A Needed Amendment for Women’s Rights
George F. Will’s vitriolic April 1 column, “The Return of That ’70s Thing,” which rejected the constitutional amendment we have proposed regarding equal rights for women, ignored the strong case that the amendment is needed to guarantee that the Constitution applies equally to men and women. From our nation’s beginning, women have had to wage a constant and difficult battle to win the basic rights granted to men. That battle continues today.
Despite enactment of equal pay and civil rights laws, discrimination against women still permeates the workforce and parts of the economy. Today, women earn only 77 cents for each dollar men earn, and the gap is greater for minorities. In 2004, African American women earned only 67 percent of the earnings of white men, and Hispanic women earned only 56 percent.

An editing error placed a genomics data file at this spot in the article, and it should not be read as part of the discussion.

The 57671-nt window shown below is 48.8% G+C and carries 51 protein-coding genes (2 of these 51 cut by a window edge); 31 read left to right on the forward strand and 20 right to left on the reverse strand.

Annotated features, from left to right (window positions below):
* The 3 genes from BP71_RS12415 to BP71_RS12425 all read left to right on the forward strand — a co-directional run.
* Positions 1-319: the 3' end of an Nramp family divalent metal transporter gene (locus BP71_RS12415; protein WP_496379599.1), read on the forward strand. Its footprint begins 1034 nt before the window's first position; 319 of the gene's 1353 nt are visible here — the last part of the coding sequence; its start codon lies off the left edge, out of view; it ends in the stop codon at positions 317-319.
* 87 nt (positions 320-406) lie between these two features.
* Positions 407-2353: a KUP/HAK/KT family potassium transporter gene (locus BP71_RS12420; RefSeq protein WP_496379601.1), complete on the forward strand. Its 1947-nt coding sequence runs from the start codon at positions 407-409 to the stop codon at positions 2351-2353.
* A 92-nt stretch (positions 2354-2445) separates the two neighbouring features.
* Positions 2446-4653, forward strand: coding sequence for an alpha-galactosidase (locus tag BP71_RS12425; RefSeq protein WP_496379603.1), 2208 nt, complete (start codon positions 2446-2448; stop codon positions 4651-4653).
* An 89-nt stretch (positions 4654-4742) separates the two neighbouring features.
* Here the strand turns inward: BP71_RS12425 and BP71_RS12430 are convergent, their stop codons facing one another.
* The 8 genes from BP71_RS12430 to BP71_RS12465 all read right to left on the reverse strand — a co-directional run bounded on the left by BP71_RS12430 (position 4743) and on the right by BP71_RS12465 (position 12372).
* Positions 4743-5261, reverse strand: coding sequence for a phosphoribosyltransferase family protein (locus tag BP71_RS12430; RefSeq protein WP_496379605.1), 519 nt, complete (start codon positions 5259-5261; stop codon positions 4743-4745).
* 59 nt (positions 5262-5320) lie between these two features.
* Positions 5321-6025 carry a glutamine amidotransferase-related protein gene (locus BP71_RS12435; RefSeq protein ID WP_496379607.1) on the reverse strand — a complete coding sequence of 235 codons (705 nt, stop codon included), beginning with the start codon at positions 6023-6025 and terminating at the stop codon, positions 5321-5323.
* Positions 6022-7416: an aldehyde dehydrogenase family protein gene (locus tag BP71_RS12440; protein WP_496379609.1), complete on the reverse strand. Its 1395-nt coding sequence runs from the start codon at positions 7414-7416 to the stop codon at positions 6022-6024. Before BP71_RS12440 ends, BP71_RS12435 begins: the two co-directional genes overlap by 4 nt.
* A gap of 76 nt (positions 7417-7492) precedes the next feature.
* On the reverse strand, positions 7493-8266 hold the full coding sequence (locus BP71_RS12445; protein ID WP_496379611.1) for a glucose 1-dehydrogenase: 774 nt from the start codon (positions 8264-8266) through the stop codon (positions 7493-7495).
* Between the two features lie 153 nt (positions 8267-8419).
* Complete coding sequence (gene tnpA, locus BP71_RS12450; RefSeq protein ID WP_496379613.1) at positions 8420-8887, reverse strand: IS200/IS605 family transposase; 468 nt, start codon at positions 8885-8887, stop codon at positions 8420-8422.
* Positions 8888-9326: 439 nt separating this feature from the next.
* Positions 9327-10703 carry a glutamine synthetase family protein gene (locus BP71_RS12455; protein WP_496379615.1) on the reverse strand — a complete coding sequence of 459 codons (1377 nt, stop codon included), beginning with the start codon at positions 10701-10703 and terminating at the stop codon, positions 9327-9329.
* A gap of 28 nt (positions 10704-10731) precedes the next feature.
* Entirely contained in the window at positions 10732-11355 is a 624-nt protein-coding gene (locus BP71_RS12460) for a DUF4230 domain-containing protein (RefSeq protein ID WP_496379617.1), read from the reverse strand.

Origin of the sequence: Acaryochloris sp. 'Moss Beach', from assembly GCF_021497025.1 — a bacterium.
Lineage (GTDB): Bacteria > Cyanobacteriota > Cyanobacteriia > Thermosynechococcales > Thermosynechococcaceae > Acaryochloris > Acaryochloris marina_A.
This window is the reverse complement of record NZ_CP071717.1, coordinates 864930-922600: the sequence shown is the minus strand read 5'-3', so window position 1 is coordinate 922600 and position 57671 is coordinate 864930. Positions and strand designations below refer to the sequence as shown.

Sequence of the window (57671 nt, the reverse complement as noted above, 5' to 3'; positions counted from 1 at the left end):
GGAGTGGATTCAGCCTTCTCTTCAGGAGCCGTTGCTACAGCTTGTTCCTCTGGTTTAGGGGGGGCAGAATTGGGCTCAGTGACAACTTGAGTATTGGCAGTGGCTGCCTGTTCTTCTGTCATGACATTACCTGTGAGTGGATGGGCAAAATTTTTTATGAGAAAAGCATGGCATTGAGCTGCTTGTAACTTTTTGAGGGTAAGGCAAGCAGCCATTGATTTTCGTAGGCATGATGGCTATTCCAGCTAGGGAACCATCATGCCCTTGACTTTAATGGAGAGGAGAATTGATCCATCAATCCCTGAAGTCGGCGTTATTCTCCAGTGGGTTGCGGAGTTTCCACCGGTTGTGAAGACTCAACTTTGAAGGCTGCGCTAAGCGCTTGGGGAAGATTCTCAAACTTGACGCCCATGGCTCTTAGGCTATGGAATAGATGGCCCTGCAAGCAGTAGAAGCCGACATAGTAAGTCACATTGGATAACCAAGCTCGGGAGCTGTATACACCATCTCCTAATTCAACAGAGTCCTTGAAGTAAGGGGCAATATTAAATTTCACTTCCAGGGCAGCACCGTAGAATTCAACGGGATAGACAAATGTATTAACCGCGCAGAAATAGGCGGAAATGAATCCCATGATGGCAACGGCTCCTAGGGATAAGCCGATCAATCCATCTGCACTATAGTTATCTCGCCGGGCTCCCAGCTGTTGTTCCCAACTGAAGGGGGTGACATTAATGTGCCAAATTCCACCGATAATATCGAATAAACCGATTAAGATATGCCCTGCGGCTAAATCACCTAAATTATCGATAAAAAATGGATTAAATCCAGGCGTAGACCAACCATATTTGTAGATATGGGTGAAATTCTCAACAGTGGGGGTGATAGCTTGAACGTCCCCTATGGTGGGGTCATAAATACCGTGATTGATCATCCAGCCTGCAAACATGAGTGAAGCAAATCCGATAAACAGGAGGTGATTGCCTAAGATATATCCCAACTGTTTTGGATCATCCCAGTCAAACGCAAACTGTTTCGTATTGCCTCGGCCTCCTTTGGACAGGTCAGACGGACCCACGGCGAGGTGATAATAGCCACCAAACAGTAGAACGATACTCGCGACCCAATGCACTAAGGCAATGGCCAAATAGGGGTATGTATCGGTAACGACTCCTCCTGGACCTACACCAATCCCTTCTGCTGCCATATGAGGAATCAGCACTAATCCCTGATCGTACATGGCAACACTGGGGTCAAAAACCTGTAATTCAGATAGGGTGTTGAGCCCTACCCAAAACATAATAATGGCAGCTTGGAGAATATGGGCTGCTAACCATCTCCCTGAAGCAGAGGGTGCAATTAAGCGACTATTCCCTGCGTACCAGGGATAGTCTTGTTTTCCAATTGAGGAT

Women with college and professional degrees have achieved advances in many professional and managerial occupations in recent years. Yet more than 60 percent of working women are clustered in a narrow range of traditionally female, traditionally lower-paying jobs, and households headed by women still make up the bulk of the bottom rungs of the economic ladder.
A stronger effort is needed to finally meet our commitment to full equality. A constitutional amendment alone cannot remedy all discrimination, but it will strengthen women’s efforts to obtain equal treatment.
EDWARD M. KENNEDY
U.S. Senator (D-Mass.) CAROLYN B. MALONEY U.S. Representative (D-N.Y.)